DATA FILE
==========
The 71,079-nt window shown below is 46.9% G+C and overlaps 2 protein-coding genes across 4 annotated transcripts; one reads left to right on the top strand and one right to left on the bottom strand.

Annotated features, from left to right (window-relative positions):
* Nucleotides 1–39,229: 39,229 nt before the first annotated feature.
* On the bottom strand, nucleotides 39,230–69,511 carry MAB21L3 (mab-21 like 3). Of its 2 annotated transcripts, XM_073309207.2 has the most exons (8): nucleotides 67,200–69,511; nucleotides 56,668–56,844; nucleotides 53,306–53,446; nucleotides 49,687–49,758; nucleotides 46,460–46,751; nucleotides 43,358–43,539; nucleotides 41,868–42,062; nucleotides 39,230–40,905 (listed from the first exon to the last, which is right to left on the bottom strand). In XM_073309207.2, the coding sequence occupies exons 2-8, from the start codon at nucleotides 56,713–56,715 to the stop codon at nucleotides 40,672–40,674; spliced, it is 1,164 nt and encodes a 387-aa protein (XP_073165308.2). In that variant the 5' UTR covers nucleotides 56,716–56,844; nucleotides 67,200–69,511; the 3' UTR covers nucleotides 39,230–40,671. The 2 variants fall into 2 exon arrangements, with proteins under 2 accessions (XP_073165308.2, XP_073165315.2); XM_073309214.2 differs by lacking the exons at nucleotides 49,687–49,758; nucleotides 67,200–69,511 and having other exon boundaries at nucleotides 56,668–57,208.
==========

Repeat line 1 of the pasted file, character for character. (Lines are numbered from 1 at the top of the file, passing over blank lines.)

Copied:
The 71,079-nt window shown below is 46.9% G+C and overlaps 2 protein-coding genes across 4 annotated transcripts; one reads left to right on the top strand and one right to left on the bottom strand.